Two policemen killed in Libya's Benghazi after army vows to restore order

Demonstrators protest against armed militias as they welcome the arrival of the Libyan army in Benghazi
Demonstrators protest against armed militias as they welcome the arrival of the Libyan army in Benghazi, November 8, 2013. Libya's army moved into Benghazi in eastern Libya on Friday, a show of force aimed at restoring order in the country's second largest city, rocked by almost daily bombings and assassinations. REUTERS/Esam Omran Al-Fetori

BENGHAZI, Libya (Reuters) - Gunmen killed two policemen in Benghazi in eastern Libya on Saturday, a security source said, a day after the army had vowed to restore order in the port city hit by bombings and assassinations.

Security in Benghazi, an important part of Libya's oil infrastructure, has deteriorated in the past few months with militants and Islamists roaming unchallenged, highlighting the upheaval two years after the fall of Muammar Gaddafi.

On Friday, army commanders announced they would no longer tolerate security violations and special forces were deployed across the city of 1 million inhabitants.

But on Saturday night unknown gunmen killed two policemen on patrol as they were driving back to police headquarters, a security source said. The attackers fled.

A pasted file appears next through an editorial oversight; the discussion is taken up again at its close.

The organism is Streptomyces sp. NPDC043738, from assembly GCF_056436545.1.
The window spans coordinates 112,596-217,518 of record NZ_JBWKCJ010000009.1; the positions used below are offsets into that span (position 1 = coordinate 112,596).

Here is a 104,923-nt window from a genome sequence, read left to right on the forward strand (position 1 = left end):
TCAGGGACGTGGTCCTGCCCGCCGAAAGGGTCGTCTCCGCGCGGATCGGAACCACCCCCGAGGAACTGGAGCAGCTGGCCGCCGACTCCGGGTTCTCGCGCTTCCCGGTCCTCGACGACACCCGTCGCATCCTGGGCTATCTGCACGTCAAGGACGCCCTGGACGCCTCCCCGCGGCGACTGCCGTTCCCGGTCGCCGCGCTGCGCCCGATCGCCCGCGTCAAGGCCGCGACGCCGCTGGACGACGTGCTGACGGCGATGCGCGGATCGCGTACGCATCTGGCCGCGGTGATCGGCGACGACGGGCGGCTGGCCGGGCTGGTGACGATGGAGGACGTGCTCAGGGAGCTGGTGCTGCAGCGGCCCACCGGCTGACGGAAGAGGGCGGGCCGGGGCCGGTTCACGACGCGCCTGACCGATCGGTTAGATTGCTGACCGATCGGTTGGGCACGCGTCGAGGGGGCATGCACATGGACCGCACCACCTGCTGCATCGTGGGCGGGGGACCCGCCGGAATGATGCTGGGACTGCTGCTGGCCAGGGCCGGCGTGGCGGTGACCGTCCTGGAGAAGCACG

In separate violence, the head of a court in Derna, a city east of Benghazi, was killed by a bomb under his car as he was leaving his house, another security source said.

Most countries have closed their consulates in Benghazi after a series of attacks and some foreign airlines have stopped flying there. The U.S. ambassador and three other Americans were killed in September 2012 during an Islamist assault on the consulate.

Stability in the region is key for oil supplies because about 60 percent of Libya's oil production comes from its eastern half.

Western powers worry that instability in Benghazi will spill over to the capital Tripoli, which this week has seen the worst fighting in months between militias.

Protests and strikes over higher pay and political rights have shut down much of the country's oil output, depriving the government of its main source of income.